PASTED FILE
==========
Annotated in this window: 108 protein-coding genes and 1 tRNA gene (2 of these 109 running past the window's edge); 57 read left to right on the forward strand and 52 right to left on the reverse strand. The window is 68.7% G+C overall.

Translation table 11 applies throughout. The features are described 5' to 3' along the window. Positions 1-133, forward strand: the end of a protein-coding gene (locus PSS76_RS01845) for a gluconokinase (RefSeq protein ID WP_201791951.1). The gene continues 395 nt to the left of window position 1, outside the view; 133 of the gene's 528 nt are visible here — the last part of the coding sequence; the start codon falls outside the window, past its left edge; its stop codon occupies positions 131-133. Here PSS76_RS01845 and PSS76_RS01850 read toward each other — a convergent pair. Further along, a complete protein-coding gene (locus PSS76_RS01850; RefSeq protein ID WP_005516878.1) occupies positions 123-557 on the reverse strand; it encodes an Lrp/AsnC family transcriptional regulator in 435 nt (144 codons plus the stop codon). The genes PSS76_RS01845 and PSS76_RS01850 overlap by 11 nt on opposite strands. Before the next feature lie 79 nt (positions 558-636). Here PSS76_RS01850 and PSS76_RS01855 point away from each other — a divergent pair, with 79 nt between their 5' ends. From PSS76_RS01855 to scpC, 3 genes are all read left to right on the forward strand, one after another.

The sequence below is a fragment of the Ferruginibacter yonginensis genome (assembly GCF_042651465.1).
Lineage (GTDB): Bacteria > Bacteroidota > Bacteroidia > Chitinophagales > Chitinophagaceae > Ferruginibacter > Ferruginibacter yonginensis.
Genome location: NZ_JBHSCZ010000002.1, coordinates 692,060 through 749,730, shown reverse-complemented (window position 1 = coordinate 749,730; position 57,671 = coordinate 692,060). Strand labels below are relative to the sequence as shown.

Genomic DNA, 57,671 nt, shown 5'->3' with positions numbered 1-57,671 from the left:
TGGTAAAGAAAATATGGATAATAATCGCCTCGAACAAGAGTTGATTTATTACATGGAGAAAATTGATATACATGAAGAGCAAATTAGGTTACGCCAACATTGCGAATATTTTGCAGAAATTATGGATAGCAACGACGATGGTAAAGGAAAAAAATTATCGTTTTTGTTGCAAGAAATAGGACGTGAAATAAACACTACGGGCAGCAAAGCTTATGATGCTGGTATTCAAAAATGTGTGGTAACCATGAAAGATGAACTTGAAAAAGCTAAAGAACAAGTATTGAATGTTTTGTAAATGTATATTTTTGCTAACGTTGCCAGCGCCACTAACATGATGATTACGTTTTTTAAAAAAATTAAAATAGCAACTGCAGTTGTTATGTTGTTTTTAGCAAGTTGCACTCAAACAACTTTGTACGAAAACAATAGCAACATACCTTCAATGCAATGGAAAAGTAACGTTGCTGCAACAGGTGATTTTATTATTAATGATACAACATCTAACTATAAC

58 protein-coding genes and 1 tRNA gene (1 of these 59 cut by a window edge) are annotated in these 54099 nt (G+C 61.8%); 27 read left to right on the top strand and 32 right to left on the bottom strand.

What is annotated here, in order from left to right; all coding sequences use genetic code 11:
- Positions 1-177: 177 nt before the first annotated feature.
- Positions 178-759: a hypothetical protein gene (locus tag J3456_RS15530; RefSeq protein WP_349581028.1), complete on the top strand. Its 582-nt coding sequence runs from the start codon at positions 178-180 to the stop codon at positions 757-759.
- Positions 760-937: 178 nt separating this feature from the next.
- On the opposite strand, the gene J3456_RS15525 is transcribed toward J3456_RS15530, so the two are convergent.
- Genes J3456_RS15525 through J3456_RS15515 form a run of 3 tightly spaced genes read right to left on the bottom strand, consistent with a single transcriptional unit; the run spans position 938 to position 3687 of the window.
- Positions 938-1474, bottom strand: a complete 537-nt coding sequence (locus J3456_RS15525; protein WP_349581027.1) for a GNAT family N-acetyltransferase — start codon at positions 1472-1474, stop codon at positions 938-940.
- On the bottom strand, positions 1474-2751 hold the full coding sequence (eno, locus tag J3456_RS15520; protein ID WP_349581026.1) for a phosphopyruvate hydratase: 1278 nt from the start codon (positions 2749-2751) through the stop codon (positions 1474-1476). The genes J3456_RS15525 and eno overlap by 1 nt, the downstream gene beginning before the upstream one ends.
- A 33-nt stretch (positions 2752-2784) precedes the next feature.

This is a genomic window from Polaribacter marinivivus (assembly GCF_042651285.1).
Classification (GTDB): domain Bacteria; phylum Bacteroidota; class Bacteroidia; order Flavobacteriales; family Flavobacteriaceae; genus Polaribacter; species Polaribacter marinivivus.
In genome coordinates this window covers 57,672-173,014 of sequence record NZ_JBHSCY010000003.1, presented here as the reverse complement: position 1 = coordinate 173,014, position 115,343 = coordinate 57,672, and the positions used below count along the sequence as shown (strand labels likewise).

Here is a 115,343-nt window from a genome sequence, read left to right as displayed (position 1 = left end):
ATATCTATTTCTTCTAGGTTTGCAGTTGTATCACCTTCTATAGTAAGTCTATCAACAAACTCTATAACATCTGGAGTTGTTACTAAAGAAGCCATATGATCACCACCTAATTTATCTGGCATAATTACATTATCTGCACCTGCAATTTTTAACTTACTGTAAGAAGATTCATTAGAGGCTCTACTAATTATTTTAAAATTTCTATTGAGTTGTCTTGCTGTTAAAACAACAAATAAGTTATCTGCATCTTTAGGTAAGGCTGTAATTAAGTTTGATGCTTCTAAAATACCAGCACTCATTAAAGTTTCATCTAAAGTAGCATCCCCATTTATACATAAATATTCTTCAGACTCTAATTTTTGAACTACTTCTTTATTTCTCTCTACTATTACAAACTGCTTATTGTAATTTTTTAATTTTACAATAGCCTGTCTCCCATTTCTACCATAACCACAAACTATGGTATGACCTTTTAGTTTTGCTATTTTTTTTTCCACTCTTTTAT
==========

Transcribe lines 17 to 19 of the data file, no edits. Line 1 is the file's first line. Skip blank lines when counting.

- A 33-nt stretch (positions 2752-2784) precedes the next feature.

This is a genomic window from Polaribacter marinivivus (assembly GCF_042651285.1).
Classification (GTDB): domain Bacteria; phylum Bacteroidota; class Bacteroidia; order Flavobacteriales; family Flavobacteriaceae; genus Polaribacter; species Polaribacter marinivivus.